Valerian has become such a popular drug for treating sleeping disorders because it rarely induces negative side effects. Mild stomach aches are the most common complaint from Valerian users, and are reported mostly in cases of high dosage. Because the plant has tranquilizing properties, it may cause dizziness or drowsiness. Relatively risk-free in small doses, excessive doses of Valerian can have serious effects on the user. Chronic use can lead to a lack of focus, a dulling of mental focus, apathy, night terrors, and even depression.

When using an herbal supplement for the first time, it is important to be cautious; an allergic reaction is always a possibility. Allergic reactions to Valerian can range from hives to experiencing difficulty breathing.

Valerian should not be used with any other depressants like alcohol, opiates, barbiturates, or benzodiazepines because it depresses the central nervous system. Research has been conducted on the safety of supplement use during pregnancy, but not concrete data has been produced to say whether it is safe for expecting mothers to use. The concentration of chemicals and contaminants in Valerian are unregulated because they are a natural product, and therefore can not be easily determined. For this reason, pregnant women are discouraged from using the supplement.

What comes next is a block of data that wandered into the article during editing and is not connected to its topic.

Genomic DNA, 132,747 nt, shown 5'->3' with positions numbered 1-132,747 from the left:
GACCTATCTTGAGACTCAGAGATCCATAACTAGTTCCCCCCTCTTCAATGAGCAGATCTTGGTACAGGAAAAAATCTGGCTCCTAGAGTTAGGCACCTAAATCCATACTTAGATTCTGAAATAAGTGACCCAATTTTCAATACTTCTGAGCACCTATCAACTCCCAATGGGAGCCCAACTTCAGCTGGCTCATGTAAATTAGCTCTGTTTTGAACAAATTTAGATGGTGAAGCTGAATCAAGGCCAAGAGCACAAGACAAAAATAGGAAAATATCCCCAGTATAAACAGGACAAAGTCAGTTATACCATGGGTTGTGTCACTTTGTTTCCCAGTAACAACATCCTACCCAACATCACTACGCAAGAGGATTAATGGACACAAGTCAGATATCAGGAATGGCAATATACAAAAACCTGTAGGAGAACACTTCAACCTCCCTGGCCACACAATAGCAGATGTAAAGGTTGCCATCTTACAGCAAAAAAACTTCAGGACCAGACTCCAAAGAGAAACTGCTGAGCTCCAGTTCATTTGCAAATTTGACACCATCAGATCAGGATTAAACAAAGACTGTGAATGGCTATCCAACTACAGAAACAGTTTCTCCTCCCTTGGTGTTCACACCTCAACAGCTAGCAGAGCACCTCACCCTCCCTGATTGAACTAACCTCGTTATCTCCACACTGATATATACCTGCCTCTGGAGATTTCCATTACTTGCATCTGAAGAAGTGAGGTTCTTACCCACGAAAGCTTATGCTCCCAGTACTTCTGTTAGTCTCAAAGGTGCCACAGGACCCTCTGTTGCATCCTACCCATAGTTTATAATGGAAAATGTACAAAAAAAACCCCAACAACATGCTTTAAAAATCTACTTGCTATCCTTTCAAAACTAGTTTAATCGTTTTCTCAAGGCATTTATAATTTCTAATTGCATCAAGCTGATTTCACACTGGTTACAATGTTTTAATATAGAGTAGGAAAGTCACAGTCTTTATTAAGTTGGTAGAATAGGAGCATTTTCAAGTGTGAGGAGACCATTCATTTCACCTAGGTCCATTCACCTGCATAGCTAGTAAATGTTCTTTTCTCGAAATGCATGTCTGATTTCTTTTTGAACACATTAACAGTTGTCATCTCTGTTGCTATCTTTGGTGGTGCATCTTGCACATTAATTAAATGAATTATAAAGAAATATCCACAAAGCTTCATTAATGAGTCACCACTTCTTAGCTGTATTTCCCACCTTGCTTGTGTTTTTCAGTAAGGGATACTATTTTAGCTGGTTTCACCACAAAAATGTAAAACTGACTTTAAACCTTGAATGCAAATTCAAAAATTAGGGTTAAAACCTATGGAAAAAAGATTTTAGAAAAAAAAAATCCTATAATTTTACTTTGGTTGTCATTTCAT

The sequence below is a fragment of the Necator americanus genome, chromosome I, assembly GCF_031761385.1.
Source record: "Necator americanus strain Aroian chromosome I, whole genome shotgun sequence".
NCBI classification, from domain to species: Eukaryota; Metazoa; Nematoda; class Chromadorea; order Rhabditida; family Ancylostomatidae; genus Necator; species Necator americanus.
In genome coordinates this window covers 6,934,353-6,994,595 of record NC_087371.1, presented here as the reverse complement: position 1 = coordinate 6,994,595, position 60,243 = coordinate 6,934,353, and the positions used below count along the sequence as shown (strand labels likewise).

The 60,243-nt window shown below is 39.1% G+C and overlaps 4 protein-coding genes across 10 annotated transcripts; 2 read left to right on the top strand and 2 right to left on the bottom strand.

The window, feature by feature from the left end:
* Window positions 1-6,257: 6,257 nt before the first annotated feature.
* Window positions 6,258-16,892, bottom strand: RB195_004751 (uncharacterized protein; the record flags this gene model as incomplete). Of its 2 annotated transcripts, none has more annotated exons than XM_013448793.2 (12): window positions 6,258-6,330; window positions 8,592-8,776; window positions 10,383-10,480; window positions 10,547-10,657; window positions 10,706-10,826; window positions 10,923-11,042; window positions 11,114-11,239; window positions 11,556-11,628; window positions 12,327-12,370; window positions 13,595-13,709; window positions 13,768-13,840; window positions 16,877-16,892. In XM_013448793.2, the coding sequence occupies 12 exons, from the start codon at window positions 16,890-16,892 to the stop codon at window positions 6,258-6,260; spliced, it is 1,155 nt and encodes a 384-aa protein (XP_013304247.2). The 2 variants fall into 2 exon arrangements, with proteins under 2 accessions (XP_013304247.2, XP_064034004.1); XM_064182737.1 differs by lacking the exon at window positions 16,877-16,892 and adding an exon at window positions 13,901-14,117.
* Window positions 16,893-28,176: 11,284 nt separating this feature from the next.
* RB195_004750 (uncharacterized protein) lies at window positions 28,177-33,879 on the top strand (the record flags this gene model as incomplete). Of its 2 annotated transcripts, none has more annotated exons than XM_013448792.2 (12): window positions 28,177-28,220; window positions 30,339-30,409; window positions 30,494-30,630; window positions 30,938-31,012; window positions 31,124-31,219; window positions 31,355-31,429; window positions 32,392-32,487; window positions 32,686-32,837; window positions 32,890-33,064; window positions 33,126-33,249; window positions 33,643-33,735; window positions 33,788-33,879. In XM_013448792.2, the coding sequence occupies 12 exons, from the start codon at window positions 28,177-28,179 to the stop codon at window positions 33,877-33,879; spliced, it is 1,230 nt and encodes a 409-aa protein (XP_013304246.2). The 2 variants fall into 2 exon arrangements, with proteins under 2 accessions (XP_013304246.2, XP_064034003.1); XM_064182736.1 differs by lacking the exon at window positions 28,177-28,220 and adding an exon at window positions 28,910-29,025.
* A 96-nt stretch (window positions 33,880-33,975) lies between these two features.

Are there other herbs that benefit sleep apnea?

Chamomile is commonly used to help treat some of the effects of sleep apnea and is considered a muscle relaxant as well as an antispasmodic. The flowers of the chamomile plant have anti-inflammatory properties and are used to treat muscle inflammation. Airway obstruction causes friction in the throat which results in inflammation of the muscles; chamomile can help curb the effects of throat inflammation. Research suggests that it may help keep the trachea open as well. Tea containing chamomile is often used as to induce sleep.

Tea containing lemon balm is a fact-acting stimulant that promotes relaxation and can help produce a sedative, calm sleep. Lemon balm is an herb with leaves that taste like lemons.

Passionflower is another herb popular for its calming effects and is used to treat sleep disorders. Passionflower increases the level of a chemical called gamma-aminobutyric acid (GABA) in the brain. GABA controls the level of activity at which some brain cells operate, and higher GABA levels means lower brain activity; this makes relaxation easier.